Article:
10 things every child in our church needs

I have been wrestling with the question of how we help our children and young people become adult members of the church for some time. I am going to be giving the opening address at the Family Ministry conference in a couple of weeks with the title “It Takes a Whole church.”  So I thought I would give some time to reflect on what it is we are trying to see happen in the lives of the children and young people in church life. Strangely we often don’t think about the goals for our youth and children’s ministry and so keep on doing the same old things we have always done or innovating without clearly thinking about the ends we are aiming at.

I came across this list and wondered what you make of it? What is missing? Which area do you think we the church are struggling with most in the UK church?

[styled_box title=”10 goals for the children in our churches” class=””]

1. Trusting in Christ

2. Understanding grace and living in grace

3. Communing with God regularly

4. Demonstrating moral responsibility

5. Accepting responsibility in the congregation

6. Demonstrating unprejudiced and loving lives

7. Accepting authority and being personally responsible

8. Having a hopeful and positive attitude

9. Participating in the rituals of the christian community

10. Engaging in mission and service

Passing on the faith, Strommen & Hardel, St Mary’s Press, p.18

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I guess it depends how you frame the goals. Because we could put it in terms of skills or competencies; here’s my list in response. It’s not perfect and I am happy for your input to help improve it.

[styled_box title=”Alternative 10 competencies” class=”sb_red”]1. Ability to understand, interpret and apply the scripture to everyday life.
2. Ability to articulate what they believe and why.
3. A virtuous life – i.e. patterns of behaviour that help to make godliness second nature.
4. An appreciation and a role in the life of the church.
5. A habbit and commitment to daily missional decision making.
6. An understanding of what is essential and what is negotiable in Christian doctrine.
7. The ability to articulate a clear sense of vocational calling for the whole of life.
8. A heart trained to love God and his ways.
9. The ability to integrate their academic life and christian life.
10. The ability to make friends within the body of Christ.
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ittakesawhole

7 thoughts on “10 things every child in our church needs”

  1. I find Kenda Creasy Dean’s thoughts helpful on what is required for consequential faith:

    A God worthy of belief (not one that you grow out of)
    A community to belong to (with people of all ages)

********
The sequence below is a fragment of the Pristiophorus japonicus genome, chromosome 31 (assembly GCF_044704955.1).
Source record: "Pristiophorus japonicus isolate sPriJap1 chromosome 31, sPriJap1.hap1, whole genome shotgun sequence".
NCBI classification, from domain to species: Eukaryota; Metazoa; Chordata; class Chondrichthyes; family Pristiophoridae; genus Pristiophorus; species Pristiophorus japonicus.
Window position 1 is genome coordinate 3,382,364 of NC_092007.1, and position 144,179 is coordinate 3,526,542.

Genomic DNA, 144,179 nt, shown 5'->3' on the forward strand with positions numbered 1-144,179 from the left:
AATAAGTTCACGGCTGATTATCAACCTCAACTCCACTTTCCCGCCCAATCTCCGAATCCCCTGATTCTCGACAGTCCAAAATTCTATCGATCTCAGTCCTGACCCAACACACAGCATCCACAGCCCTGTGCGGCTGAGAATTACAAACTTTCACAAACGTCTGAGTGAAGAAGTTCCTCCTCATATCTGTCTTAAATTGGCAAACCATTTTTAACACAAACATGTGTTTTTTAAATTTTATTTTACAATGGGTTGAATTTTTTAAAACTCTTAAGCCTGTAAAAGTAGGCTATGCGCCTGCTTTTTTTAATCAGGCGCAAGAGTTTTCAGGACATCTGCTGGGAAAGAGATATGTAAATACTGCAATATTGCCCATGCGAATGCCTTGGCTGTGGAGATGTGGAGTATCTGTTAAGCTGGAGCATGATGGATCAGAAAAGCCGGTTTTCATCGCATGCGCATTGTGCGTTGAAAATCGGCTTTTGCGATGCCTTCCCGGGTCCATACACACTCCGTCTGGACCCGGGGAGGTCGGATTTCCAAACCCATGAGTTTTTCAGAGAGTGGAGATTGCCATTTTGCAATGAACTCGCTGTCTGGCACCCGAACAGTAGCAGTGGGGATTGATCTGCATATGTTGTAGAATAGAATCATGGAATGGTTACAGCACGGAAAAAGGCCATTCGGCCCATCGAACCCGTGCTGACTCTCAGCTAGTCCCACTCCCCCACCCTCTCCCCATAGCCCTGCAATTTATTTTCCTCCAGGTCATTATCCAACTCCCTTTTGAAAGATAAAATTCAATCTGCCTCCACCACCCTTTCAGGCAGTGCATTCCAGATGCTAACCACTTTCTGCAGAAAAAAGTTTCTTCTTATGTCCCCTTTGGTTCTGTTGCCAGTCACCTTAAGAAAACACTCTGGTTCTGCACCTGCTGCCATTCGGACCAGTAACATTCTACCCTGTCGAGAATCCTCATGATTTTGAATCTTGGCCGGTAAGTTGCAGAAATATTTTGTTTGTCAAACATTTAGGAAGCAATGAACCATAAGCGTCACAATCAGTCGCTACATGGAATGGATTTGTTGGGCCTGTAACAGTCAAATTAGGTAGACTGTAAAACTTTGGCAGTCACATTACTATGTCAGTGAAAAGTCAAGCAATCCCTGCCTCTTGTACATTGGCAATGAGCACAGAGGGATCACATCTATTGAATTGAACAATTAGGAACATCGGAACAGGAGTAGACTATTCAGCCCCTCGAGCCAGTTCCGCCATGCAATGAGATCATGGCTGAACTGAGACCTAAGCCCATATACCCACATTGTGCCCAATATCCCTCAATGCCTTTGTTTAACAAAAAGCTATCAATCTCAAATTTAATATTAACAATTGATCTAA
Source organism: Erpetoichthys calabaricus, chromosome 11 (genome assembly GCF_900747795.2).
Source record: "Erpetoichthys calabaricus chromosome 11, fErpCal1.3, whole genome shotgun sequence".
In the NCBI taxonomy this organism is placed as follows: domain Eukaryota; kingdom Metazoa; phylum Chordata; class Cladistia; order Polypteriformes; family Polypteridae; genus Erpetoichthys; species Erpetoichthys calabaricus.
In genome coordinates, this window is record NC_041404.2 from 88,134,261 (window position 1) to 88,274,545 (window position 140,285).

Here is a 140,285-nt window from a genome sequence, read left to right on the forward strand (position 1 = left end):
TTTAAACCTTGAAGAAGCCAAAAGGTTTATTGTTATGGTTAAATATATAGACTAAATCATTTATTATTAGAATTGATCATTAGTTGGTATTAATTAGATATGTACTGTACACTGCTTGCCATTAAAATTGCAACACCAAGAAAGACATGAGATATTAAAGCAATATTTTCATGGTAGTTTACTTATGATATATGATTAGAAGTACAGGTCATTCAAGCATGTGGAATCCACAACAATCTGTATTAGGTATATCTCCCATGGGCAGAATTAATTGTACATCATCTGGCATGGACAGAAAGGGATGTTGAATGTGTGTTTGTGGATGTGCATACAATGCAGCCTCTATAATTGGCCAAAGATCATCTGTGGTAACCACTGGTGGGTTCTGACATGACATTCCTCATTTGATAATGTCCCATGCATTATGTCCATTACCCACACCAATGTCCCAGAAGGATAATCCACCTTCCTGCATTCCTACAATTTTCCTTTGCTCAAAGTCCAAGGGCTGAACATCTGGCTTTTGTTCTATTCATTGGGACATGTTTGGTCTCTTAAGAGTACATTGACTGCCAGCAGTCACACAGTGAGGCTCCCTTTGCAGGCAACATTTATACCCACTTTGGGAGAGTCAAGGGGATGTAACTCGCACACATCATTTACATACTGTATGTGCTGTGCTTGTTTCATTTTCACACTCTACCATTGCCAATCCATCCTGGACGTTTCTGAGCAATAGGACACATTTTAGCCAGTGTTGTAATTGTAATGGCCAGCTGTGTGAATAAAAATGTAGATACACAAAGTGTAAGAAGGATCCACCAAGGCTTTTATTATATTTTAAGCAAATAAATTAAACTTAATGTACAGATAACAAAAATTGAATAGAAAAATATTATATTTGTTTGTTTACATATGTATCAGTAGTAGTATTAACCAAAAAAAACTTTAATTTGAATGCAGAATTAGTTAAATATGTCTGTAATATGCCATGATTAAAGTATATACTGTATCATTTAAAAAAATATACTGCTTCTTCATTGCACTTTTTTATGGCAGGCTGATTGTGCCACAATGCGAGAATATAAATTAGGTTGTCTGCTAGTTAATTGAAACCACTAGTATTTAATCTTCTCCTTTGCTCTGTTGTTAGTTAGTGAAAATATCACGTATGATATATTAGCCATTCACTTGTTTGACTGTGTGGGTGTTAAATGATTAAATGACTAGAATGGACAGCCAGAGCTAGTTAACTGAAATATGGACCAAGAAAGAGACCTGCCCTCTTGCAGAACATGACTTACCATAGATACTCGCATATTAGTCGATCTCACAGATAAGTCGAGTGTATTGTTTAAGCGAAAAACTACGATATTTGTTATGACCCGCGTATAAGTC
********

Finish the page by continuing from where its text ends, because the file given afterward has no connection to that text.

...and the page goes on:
A role to play
    A hope to hold on to

  2. Strommen & Hardel, although I love most of what they have to say, I think tend to view children as ‘little adults’. Their goals would easily apply to any adult who is new to faith. Your list is a little more directed, but what is it that sets the younger generations apart in terms of what needs to be achieved? Is there anything different?
    I list the goals for our Kids work as developing Knowledge (about God and us), Skills (Bible reading, prayer, discussion telling others etc.), Attitude (A heart for God and others) and Opportunity (A place to be part of church, community and mission).

  3. Becky Fisher of Kids In Ministry International may have some good insight to help you with this.

  4. Ok, so I know that this is a particular slant that the list is written from, and it’s been taken out of its context, so I don’t know what else the authors say about young people in church… But:
    I think that competencies are often consequences of our relationships with young people, rather than goals per se. I was having a great chat with a lad yesterday just about life and God and prayer and *stuff*. And I think that’s part of our role as adults – just to be Christian adults and to treat kids like they’re genuinely a part of our community. They’re a bit of the family, and the church family would be much more dull (in my experience) without them :)
    I think they need to grow up knowing they’re a part of an amazing community, however messed up it may get some times. And they need to know they’re a loved part, whatever stupid mistakes they make. Perhaps that sounds wishy-washy/airy-fairy, or whatever. But actually, when the rubber hits the proverbial road, it’s anything but wishy-washy. It’s dedicated, rugged, robust relationships.
    [And at this point, I re-read your post, and discover that half of it didn’t get into the automatic email I received as a follower, so the above is a response only to the Strommen and Hardel bit!]
    So in response to yours…
    Number 10, I’d question the ‘within the body of Christ’ bit. Simply because I know that one of the things that I’m alright with is making friends within the body of Christ. But I grew up much more able to do this than to make friends outside of the body of Christ. And I think the church needs to teach friendship as a whole, not just friendship with other Christians. Because we then are in danger of creating an ‘us and them’ feeling, with the assumption that we have to be different people in different relationships.
    Anyway, I’m probably starting to ramble… And I’ve got a pile of things to do this morning, but thanks for the post that’s jumpstarted my brain. I’ll keep pondering it and come back to it if I’ve more to add. (‘Yay’, I hear you say…)

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